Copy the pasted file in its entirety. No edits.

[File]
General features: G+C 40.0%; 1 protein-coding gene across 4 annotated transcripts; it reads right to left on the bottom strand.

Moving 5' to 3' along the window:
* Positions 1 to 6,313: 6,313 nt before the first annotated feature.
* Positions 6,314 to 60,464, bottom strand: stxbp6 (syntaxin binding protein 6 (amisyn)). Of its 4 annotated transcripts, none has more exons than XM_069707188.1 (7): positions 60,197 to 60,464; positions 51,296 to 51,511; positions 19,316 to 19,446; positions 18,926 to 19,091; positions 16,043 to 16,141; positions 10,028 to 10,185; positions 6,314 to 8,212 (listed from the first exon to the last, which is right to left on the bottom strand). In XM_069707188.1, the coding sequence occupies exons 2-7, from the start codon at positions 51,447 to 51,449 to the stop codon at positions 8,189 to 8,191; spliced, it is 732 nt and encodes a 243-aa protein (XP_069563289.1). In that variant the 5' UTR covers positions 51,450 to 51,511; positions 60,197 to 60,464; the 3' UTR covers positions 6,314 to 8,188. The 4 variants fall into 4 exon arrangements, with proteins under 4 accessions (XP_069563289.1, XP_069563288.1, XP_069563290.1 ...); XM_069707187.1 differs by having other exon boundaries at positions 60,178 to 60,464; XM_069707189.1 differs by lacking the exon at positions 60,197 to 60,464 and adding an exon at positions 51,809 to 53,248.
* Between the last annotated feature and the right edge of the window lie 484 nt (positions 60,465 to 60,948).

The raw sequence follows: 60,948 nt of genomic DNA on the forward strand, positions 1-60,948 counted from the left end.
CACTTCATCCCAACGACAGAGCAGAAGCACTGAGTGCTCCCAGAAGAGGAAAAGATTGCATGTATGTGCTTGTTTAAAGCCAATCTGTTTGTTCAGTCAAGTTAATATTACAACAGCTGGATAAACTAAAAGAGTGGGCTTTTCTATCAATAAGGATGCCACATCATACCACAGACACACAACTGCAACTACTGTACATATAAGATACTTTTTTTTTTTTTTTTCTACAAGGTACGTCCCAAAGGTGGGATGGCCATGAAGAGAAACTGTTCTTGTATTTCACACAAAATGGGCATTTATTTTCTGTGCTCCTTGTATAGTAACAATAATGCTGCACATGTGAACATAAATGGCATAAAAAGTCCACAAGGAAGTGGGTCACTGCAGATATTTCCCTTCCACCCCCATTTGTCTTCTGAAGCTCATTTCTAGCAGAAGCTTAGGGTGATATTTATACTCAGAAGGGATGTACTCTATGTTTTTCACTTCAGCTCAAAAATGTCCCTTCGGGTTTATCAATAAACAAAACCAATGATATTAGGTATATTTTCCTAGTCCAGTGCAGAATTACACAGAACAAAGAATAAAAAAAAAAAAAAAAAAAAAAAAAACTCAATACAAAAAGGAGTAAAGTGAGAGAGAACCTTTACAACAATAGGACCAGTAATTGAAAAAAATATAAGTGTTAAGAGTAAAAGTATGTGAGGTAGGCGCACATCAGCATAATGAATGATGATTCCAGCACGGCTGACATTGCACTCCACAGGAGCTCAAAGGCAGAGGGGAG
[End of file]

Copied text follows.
General features: G+C 40.0%; 1 protein-coding gene across 4 annotated transcripts; it reads right to left on the bottom strand.

Moving 5' to 3' along the window:
* Positions 1 to 6,313: 6,313 nt before the first annotated feature.
* Positions 6,314 to 60,464, bottom strand: stxbp6 (syntaxin binding protein 6 (amisyn)). Of its 4 annotated transcripts, none has more exons than XM_069707188.1 (7): positions 60,197 to 60,464; positions 51,296 to 51,511; positions 19,316 to 19,446; positions 18,926 to 19,091; positions 16,043 to 16,141; positions 10,028 to 10,185; positions 6,314 to 8,212 (listed from the first exon to the last, which is right to left on the bottom strand). In XM_069707188.1, the coding sequence occupies exons 2-7, from the start codon at positions 51,447 to 51,449 to the stop codon at positions 8,189 to 8,191; spliced, it is 732 nt and encodes a 243-aa protein (XP_069563289.1). In that variant the 5' UTR covers positions 51,450 to 51,511; positions 60,197 to 60,464; the 3' UTR covers positions 6,314 to 8,188. The 4 variants fall into 4 exon arrangements, with proteins under 4 accessions (XP_069563289.1, XP_069563288.1, XP_069563290.1 ...); XM_069707187.1 differs by having other exon boundaries at positions 60,178 to 60,464; XM_069707189.1 differs by lacking the exon at positions 60,197 to 60,464 and adding an exon at positions 51,809 to 53,248.
* Between the last annotated feature and the right edge of the window lie 484 nt (positions 60,465 to 60,948).

The raw sequence follows: 60,948 nt of genomic DNA on the forward strand, positions 1-60,948 counted from the left end.
CACTTCATCCCAACGACAGAGCAGAAGCACTGAGTGCTCCCAGAAGAGGAAAAGATTGCATGTATGTGCTTGTTTAAAGCCAATCTGTTTGTTCAGTCAAGTTAATATTACAACAGCTGGATAAACTAAAAGAGTGGGCTTTTCTATCAATAAGGATGCCACATCATACCACAGACACACAACTGCAACTACTGTACATATAAGATACTTTTTTTTTTTTTTTTCTACAAGGTACGTCCCAAAGGTGGGATGGCCATGAAGAGAAACTGTTCTTGTATTTCACACAAAATGGGCATTTATTTTCTGTGCTCCTTGTATAGTAACAATAATGCTGCACATGTGAACATAAATGGCATAAAAAGTCCACAAGGAAGTGGGTCACTGCAGATATTTCCCTTCCACCCCCATTTGTCTTCTGAAGCTCATTTCTAGCAGAAGCTTAGGGTGATATTTATACTCAGAAGGGATGTACTCTATGTTTTTCACTTCAGCTCAAAAATGTCCCTTCGGGTTTATCAATAAACAAAACCAATGATATTAGGTATATTTTCCTAGTCCAGTGCAGAATTACACAGAACAAAGAATAAAAAAAAAAAAAAAAAAAAAAAAAACTCAATACAAAAAGGAGTAAAGTGAGAGAGAACCTTTACAACAATAGGACCAGTAATTGAAAAAAATATAAGTGTTAAGAGTAAAAGTATGTGAGGTAGGCGCACATCAGCATAATGAATGATGATTCCAGCACGGCTGACATTGCACTCCACAGGAGCTCAAAGGCAGAGGGGAG